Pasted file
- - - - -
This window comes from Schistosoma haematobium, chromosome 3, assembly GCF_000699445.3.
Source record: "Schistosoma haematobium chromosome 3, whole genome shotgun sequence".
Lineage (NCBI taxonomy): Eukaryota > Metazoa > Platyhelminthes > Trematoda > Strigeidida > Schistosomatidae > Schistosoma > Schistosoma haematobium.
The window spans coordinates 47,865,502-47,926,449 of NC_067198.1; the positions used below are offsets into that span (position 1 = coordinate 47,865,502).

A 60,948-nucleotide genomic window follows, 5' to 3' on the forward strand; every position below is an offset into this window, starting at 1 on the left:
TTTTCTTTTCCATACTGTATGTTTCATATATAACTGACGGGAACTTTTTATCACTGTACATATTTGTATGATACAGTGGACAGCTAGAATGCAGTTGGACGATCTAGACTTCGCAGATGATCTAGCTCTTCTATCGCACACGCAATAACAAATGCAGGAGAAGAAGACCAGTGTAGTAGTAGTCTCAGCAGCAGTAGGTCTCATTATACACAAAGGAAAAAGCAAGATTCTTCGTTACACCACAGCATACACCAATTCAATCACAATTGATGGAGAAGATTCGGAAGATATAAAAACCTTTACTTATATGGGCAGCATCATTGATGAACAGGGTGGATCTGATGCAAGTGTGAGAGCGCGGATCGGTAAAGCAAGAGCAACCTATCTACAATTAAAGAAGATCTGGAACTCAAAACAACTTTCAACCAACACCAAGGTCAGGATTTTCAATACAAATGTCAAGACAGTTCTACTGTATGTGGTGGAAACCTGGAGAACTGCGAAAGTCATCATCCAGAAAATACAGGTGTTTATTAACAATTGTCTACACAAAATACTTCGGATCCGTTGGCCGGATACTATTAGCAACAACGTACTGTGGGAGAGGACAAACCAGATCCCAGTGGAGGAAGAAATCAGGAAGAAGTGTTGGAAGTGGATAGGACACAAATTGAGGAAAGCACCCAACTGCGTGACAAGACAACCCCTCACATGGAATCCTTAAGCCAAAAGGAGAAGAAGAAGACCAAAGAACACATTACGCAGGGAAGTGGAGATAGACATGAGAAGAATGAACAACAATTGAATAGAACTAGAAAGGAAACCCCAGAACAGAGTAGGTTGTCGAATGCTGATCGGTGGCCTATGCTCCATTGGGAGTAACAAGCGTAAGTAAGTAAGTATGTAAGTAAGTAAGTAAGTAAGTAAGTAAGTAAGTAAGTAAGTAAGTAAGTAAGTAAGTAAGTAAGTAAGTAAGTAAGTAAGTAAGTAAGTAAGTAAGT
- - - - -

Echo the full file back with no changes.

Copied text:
This window comes from Schistosoma haematobium, chromosome 3, assembly GCF_000699445.3.
Source record: "Schistosoma haematobium chromosome 3, whole genome shotgun sequence".
Lineage (NCBI taxonomy): Eukaryota > Metazoa > Platyhelminthes > Trematoda > Strigeidida > Schistosomatidae > Schistosoma > Schistosoma haematobium.
The window spans coordinates 47,865,502-47,926,449 of NC_067198.1; the positions used below are offsets into that span (position 1 = coordinate 47,865,502).

A 60,948-nucleotide genomic window follows, 5' to 3' on the forward strand; every position below is an offset into this window, starting at 1 on the left:
TTTTCTTTTCCATACTGTATGTTTCATATATAACTGACGGGAACTTTTTATCACTGTACATATTTGTATGATACAGTGGACAGCTAGAATGCAGTTGGACGATCTAGACTTCGCAGATGATCTAGCTCTTCTATCGCACACGCAATAACAAATGCAGGAGAAGAAGACCAGTGTAGTAGTAGTCTCAGCAGCAGTAGGTCTCATTATACACAAAGGAAAAAGCAAGATTCTTCGTTACACCACAGCATACACCAATTCAATCACAATTGATGGAGAAGATTCGGAAGATATAAAAACCTTTACTTATATGGGCAGCATCATTGATGAACAGGGTGGATCTGATGCAAGTGTGAGAGCGCGGATCGGTAAAGCAAGAGCAACCTATCTACAATTAAAGAAGATCTGGAACTCAAAACAACTTTCAACCAACACCAAGGTCAGGATTTTCAATACAAATGTCAAGACAGTTCTACTGTATGTGGTGGAAACCTGGAGAACTGCGAAAGTCATCATCCAGAAAATACAGGTGTTTATTAACAATTGTCTACACAAAATACTTCGGATCCGTTGGCCGGATACTATTAGCAACAACGTACTGTGGGAGAGGACAAACCAGATCCCAGTGGAGGAAGAAATCAGGAAGAAGTGTTGGAAGTGGATAGGACACAAATTGAGGAAAGCACCCAACTGCGTGACAAGACAACCCCTCACATGGAATCCTTAAGCCAAAAGGAGAAGAAGAAGACCAAAGAACACATTACGCAGGGAAGTGGAGATAGACATGAGAAGAATGAACAACAATTGAATAGAACTAGAAAGGAAACCCCAGAACAGAGTAGGTTGTCGAATGCTGATCGGTGGCCTATGCTCCATTGGGAGTAACAAGCGTAAGTAAGTAAGTATGTAAGTAAGTAAGTAAGTAAGTAAGTAAGTAAGTAAGTAAGTAAGTAAGTAAGTAAGTAAGTAAGTAAGTAAGTAAGTAAGTAAGTAAGTAAGTAAGT